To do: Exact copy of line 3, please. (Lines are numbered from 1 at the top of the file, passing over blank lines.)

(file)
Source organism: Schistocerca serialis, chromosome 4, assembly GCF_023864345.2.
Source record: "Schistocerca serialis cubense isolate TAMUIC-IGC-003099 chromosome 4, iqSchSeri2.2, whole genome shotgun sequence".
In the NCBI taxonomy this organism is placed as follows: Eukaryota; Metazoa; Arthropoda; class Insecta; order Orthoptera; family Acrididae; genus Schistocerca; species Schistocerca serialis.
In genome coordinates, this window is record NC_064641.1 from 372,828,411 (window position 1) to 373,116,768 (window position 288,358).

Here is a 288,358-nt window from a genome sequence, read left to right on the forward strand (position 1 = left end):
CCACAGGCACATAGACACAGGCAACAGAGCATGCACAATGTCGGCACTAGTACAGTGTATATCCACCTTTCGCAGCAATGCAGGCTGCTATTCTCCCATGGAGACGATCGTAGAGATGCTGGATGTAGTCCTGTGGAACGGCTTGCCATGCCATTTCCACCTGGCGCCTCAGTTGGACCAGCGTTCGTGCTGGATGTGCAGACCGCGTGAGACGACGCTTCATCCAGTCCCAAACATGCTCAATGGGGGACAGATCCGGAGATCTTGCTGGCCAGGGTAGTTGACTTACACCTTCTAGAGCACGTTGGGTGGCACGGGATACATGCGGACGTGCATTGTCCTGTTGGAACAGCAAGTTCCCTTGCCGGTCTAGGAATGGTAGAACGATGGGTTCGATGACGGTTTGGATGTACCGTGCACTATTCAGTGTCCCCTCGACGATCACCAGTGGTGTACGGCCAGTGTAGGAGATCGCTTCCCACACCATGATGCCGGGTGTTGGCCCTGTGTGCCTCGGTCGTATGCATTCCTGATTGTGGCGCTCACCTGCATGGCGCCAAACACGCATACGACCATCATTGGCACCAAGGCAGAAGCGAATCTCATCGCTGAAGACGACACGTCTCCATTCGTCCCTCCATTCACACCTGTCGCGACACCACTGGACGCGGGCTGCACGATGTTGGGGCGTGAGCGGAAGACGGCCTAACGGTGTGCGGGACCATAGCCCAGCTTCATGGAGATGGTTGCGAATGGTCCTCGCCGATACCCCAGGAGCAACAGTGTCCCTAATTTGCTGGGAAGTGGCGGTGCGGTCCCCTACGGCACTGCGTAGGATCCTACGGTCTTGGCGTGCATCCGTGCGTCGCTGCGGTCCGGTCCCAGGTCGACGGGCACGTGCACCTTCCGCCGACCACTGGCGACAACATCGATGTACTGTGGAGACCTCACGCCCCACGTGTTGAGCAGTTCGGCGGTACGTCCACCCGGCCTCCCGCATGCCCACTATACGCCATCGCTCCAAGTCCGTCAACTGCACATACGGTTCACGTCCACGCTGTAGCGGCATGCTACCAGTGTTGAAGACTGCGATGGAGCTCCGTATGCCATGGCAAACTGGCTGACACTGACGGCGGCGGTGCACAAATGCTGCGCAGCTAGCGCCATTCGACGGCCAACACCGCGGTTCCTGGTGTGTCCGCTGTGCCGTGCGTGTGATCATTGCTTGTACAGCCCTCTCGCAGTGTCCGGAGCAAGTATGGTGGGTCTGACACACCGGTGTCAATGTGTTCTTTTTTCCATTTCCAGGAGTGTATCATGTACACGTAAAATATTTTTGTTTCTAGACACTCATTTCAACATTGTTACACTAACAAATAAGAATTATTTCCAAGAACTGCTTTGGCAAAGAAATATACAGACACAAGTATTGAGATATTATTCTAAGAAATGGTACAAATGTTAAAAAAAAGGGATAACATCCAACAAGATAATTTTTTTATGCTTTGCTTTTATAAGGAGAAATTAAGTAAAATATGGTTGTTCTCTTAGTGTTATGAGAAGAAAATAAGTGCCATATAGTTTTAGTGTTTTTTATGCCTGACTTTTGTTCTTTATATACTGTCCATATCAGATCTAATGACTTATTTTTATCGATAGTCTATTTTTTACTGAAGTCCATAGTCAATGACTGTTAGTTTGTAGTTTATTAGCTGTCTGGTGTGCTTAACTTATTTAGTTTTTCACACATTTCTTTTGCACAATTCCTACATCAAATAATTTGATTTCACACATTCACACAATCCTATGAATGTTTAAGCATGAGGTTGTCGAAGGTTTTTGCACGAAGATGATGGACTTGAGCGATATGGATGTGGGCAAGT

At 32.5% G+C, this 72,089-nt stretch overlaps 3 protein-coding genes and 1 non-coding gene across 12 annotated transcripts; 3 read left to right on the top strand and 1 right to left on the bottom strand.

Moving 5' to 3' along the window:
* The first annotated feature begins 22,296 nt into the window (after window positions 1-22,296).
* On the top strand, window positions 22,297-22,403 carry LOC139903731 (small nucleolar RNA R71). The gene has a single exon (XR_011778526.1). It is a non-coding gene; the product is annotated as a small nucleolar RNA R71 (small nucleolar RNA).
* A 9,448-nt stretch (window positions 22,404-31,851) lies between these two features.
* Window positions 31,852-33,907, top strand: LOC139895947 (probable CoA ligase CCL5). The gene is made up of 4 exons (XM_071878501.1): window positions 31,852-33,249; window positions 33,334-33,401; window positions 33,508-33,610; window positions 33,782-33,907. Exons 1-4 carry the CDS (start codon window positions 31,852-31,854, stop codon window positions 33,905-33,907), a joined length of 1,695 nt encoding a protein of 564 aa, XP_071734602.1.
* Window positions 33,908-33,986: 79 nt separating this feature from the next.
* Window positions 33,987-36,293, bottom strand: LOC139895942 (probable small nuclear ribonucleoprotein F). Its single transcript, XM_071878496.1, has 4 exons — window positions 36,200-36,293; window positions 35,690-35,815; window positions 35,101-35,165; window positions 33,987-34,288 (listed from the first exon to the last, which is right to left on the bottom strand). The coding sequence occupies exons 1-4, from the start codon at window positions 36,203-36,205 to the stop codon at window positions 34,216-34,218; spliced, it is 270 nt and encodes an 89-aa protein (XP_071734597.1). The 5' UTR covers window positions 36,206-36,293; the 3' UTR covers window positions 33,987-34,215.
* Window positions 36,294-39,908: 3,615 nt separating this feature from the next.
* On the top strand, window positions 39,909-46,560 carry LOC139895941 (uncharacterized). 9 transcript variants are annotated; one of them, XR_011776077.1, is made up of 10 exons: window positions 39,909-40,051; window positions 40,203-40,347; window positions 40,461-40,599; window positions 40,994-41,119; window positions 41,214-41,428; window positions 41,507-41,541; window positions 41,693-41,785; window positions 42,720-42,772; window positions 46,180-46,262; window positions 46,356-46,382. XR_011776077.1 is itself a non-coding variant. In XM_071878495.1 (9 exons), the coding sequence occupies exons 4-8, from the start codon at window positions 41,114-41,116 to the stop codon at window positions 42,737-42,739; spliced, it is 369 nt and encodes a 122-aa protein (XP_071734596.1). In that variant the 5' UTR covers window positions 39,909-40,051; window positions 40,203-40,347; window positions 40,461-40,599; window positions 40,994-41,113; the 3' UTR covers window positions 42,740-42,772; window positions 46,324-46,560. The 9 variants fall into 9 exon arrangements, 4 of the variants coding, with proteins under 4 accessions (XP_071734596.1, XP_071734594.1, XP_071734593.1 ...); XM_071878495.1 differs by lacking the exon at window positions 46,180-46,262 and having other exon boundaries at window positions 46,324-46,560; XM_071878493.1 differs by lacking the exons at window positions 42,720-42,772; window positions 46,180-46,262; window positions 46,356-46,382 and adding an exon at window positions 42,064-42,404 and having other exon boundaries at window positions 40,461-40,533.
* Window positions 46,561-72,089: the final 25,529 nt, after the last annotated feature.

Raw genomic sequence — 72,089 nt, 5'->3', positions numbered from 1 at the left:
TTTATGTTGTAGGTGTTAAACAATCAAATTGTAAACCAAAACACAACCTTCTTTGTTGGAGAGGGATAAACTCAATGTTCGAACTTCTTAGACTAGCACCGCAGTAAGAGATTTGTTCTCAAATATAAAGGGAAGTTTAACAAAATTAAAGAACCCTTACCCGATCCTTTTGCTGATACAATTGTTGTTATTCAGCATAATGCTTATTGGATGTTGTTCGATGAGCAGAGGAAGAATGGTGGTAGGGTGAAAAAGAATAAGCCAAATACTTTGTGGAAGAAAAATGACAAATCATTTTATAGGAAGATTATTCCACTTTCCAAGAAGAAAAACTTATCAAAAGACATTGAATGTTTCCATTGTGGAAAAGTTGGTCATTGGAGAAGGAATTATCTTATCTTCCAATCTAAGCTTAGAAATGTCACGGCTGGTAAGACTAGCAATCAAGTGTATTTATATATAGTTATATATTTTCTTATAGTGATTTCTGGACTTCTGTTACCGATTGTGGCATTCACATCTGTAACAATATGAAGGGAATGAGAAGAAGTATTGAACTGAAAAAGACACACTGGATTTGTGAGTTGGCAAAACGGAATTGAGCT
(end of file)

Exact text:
In the NCBI taxonomy this organism is placed as follows: Eukaryota; Metazoa; Arthropoda; class Insecta; order Orthoptera; family Acrididae; genus Schistocerca; species Schistocerca serialis.